If we’re not camping, we always choose hotels with an in-room kitchen. But in a pinch, the 12-volt cooler mentioned above can keep the food fresh in any hotel room, and you can add a camp stove for cooking up nice meals anywhere. And there is always a grocery store nearby. For airplane-based travel, you won’t be bringing as much stuff, but you can still find good natural food when you get there at the nearest grocery store, just as the locals do at whatever location you are visiting.
The most recent example of using the power of Mustachianism to eat like the locals?
I was walking through the lobby of the Santa Fe hotel, and a bunch of Texas business people were finishing a catered company meeting in one of the opulent meeting rooms off to the side. “A guy came out and said to me, “Hey! Y’all like pizza? We ordered too much and don’t want to let it go to waste”.
I was skeptical at first, expecting a big soggy Domino’s cheese and pepperoni pizza. But I decided to check out what he had to offer, and it turned out to be an enormous, unopened, very fancy vegetable pizza from a trendy local restaurant. I graciously accepted the offer and packed it into my fridge, and I’ve been eating for free ever since.
Amazingly enough, this good luck was compounded with the addition of another food group when we arrived in Phoenix. We were outside horsing around on the kids’ play structure, and I noticed an area of orange trees that the hotel had grown as part of its decorative landscaping. They were drooping with delicious ripe oranges, some of which had even fallen to the ground and been left to rot. With no competition for the free food, I was able to pick the very best oranges from the trees.. and we’ll all be enjoying them every day for the rest of this trip! Delicious, and educational too.
Destinations: The world has its popular vacation destinations (which are often the crowded and expensive tourist traps), and it has its beautiful places to visit. But these two things are often completely uncorrelated. Your job is to find the beautiful spots that are not overrun with people. If you see a long line of bumbling 45-foot RVs winding along a road, or slick corporate logos selling timeshare properties, or photographers who take a picture of you and then try to get you to buy it (holy shit that is annoying), you are in the wrong spot. If you see plants and animals and perhaps the odd person going about their daily life in a natural manner that has nothing to do with your presence, then you have probably found a good place to enjoy a vacation.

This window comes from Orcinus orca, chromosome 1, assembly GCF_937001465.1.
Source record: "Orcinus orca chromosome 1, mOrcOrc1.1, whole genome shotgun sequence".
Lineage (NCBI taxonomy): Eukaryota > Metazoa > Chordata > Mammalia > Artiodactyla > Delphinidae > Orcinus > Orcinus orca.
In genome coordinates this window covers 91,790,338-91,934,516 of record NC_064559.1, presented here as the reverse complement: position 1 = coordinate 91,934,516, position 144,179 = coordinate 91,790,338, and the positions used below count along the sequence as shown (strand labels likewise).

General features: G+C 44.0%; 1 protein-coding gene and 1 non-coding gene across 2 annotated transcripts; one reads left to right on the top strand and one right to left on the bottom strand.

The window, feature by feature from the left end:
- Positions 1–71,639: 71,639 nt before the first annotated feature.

Activities: The most satisfying and memorable things to do are generally the ones that take the most effort from you. It may seem convenient to ride a cog railway or a helicopter to the bottom of the canyon so you can get out at the bottom, buy a picture of yourself, and eat a giant helping of cotton candy on the way back up. But it is even more fun to pack a lunch and a few bottles of water, figure out how to get down yourself on the walking trail, swim around in the cold river at the bottom, and then make the 3,000 foot climb back up in the hot afternoon sun. Then you get to marvel at your tired feet and dusty but well-exercised calves when you kick off the shoes at the end of the long day and crack into the cold beer from your cooler. While the other people in your travel group pay for a 4×4 tour around Cozumel’s jewelry shopping district, you might prefer to go for a walk through the streets where the people actually live and see if you can join a soccer game with some of the little kids out in the street.
This philosophy of travel would seem shocking to the standard Wealthy American or European traveler, and it does not fit in at all with the examples of expensive restaurants and white-suited valet parking attendants at the gatehouse of prestigious golf courses I sometimes walk past while on vacation. But I can guarantee it will allow you to have more fun than the big spenders are having, even while you spend about 90% less than they spend per week of vacation. You’ll be able to maintain a much healthier lifestyle, and a much bushier Money Mustache than they could even dream of attaining. Happy travels!